Temporal variability of the elemental composition of African dust measured in trade wind aerosols at Barbados and Miami

John Michael Trapp, Frank J. Millero, Joseph M. Prospero

Research output: Contribution to journalArticlepeer-review

83 Scopus citations


Large quantities of African dust are carried across the North Atlantic by Trade Winds every summer. The deposition of this dust has an impact on biogeochemical processes in the Tropical and Western Atlantic Ocean and Caribbean and it contributes to the formation of soils on Caribbean islands, the Bahamas, and the southeastern US. Here we report on a study of the temporal and spatial variability of the elemental composition of aerosol samples collected in the Trade Winds at Barbados and Miami over the summers of 2003 and 2004. Our objective is to identify characteristics that might serve as a useful tool to identify natural and anthropogenic sources of specific elements or element classes placing a special focus on dust-linked species. To this end we measured a large suite of elements: Al, As, Ba, Be, Cd, Ce, Co, Cr Cs, Cu, Dy, Er, Eu, Fe, Ga, Gd, Ho, La, Li, Lu, Nd, Ni, Pb, Pr, Rb, Sc, Sm, Sr, Th, Tl, Tm, U, V, Y, Yb and Zn. Most elements exhibited a surprising uniformity that is highly correlated with dust concentration as determined by aerosol filter ash residues and by Mn concentration, shown to be an excellent proxy for dust. The concentrations of most elements are very close to average upper crustal abundances. We measured the greatest enrichments and the largest variability for As, Cd, Cu, Cr, Ni, Pb, V, and Zn, elements known to have major anthropogenic sources. For some elements, most notably the Lanthanides, we found statistically significant differences between high-dust-load samples and low-load samples and also between individual dust peaks. However, the absolute differences were generally quite small. Consequently we feel that on a sample-by-sample basis the elemental composition of dust is unlikely to serve as useful indicator of source regions with the possible exception of the Lanthanides. The uniformity of dust composition suggests that a major fraction of the dust is either derived from regions having similar composition or from multiple different sources followed by mixing during transport.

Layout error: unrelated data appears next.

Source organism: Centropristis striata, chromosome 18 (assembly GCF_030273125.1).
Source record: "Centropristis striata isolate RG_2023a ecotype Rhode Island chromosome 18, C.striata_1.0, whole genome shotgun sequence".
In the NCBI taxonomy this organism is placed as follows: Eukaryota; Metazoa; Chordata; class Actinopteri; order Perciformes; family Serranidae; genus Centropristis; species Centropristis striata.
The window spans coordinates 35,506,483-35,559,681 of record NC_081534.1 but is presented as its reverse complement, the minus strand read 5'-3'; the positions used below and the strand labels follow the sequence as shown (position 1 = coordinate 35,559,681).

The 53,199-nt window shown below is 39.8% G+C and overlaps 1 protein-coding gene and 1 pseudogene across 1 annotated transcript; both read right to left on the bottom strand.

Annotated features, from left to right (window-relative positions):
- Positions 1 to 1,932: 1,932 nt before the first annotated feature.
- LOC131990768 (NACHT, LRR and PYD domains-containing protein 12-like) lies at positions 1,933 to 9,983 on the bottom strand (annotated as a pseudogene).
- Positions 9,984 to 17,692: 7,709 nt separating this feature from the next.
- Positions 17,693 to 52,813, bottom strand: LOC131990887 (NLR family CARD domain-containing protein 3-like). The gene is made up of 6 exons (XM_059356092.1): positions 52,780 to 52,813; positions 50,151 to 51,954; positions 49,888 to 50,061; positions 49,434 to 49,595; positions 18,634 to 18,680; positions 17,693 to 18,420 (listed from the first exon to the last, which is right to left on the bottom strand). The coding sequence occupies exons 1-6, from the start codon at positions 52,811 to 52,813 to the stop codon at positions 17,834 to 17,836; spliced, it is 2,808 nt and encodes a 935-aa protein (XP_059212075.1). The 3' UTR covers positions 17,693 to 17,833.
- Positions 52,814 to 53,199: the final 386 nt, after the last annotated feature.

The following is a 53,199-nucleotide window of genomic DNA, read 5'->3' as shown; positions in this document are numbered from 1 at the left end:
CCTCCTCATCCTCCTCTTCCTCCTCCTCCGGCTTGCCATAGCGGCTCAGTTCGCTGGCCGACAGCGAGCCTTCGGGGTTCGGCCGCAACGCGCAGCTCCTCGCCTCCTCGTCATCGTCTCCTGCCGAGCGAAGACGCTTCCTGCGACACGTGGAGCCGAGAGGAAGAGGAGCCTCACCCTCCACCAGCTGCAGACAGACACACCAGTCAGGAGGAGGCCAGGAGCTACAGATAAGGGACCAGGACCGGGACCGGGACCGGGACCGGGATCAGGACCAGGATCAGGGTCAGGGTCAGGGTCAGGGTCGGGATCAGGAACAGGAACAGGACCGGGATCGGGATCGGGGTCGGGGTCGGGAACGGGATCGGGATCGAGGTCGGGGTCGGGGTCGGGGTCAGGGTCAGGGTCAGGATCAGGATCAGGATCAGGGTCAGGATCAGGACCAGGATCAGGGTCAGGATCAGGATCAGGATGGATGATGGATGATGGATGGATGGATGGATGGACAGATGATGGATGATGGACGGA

Original languageEnglish (US)
Pages (from-to)71-82
Number of pages12
JournalMarine Chemistry
Issue number1-4
StatePublished - Jun 20 2010


  • Aerosol
  • Dust
  • ICP-MS
  • North Africa
  • REEs
  • Trace Metals

ASJC Scopus subject areas

  • Oceanography
  • Chemistry(all)
  • Environmental Chemistry
  • Water Science and Technology


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